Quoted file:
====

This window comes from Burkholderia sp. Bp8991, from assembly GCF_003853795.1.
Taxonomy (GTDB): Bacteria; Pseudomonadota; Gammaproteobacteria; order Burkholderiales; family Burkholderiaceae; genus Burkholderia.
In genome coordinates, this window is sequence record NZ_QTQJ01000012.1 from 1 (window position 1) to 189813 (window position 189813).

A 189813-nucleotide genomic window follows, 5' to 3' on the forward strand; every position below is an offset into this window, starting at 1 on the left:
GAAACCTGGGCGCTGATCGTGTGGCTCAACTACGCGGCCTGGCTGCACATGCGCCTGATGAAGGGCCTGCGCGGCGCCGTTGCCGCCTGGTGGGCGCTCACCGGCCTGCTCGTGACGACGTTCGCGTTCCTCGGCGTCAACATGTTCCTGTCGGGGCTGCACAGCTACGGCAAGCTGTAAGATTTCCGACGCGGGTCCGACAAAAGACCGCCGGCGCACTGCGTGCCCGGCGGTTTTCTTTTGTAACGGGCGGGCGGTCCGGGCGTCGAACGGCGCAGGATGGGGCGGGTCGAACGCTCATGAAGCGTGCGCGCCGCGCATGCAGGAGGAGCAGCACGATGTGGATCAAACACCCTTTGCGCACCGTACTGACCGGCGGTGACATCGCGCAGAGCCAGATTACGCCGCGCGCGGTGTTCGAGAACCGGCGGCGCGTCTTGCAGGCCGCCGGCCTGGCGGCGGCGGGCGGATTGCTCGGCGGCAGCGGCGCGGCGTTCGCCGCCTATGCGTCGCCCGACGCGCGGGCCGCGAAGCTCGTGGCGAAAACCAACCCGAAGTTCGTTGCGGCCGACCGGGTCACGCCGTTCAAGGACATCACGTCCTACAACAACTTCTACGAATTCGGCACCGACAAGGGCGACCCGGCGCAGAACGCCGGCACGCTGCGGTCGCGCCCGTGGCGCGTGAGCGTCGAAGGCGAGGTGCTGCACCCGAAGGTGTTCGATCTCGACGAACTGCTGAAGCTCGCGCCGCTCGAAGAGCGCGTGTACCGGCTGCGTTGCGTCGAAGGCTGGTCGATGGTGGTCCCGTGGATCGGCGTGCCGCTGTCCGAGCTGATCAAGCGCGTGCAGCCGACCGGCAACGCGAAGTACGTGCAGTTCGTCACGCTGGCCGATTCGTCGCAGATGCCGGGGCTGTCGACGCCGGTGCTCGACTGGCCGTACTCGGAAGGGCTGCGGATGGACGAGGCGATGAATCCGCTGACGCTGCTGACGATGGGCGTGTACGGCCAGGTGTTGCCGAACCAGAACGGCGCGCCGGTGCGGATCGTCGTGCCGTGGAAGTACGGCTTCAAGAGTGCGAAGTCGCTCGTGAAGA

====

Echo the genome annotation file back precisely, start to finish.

This window comes from Burkholderia sp. Bp8991, from assembly GCF_003853795.1.
Taxonomy (GTDB): Bacteria; Pseudomonadota; Gammaproteobacteria; order Burkholderiales; family Burkholderiaceae; genus Burkholderia.
In genome coordinates, this window is sequence record NZ_QTQJ01000012.1 from 1 (window position 1) to 189813 (window position 189813).

A 189813-nucleotide genomic window follows, 5' to 3' on the forward strand; every position below is an offset into this window, starting at 1 on the left:
GAAACCTGGGCGCTGATCGTGTGGCTCAACTACGCGGCCTGGCTGCACATGCGCCTGATGAAGGGCCTGCGCGGCGCCGTTGCCGCCTGGTGGGCGCTCACCGGCCTGCTCGTGACGACGTTCGCGTTCCTCGGCGTCAACATGTTCCTGTCGGGGCTGCACAGCTACGGCAAGCTGTAAGATTTCCGACGCGGGTCCGACAAAAGACCGCCGGCGCACTGCGTGCCCGGCGGTTTTCTTTTGTAACGGGCGGGCGGTCCGGGCGTCGAACGGCGCAGGATGGGGCGGGTCGAACGCTCATGAAGCGTGCGCGCCGCGCATGCAGGAGGAGCAGCACGATGTGGATCAAACACCCTTTGCGCACCGTACTGACCGGCGGTGACATCGCGCAGAGCCAGATTACGCCGCGCGCGGTGTTCGAGAACCGGCGGCGCGTCTTGCAGGCCGCCGGCCTGGCGGCGGCGGGCGGATTGCTCGGCGGCAGCGGCGCGGCGTTCGCCGCCTATGCGTCGCCCGACGCGCGGGCCGCGAAGCTCGTGGCGAAAACCAACCCGAAGTTCGTTGCGGCCGACCGGGTCACGCCGTTCAAGGACATCACGTCCTACAACAACTTCTACGAATTCGGCACCGACAAGGGCGACCCGGCGCAGAACGCCGGCACGCTGCGGTCGCGCCCGTGGCGCGTGAGCGTCGAAGGCGAGGTGCTGCACCCGAAGGTGTTCGATCTCGACGAACTGCTGAAGCTCGCGCCGCTCGAAGAGCGCGTGTACCGGCTGCGTTGCGTCGAAGGCTGGTCGATGGTGGTCCCGTGGATCGGCGTGCCGCTGTCCGAGCTGATCAAGCGCGTGCAGCCGACCGGCAACGCGAAGTACGTGCAGTTCGTCACGCTGGCCGATTCGTCGCAGATGCCGGGGCTGTCGACGCCGGTGCTCGACTGGCCGTACTCGGAAGGGCTGCGGATGGACGAGGCGATGAATCCGCTGACGCTGCTGACGATGGGCGTGTACGGCCAGGTGTTGCCGAACCAGAACGGCGCGCCGGTGCGGATCGTCGTGCCGTGGAAGTACGGCTTCAAGAGTGCGAAGTCGCTCGTGAAGA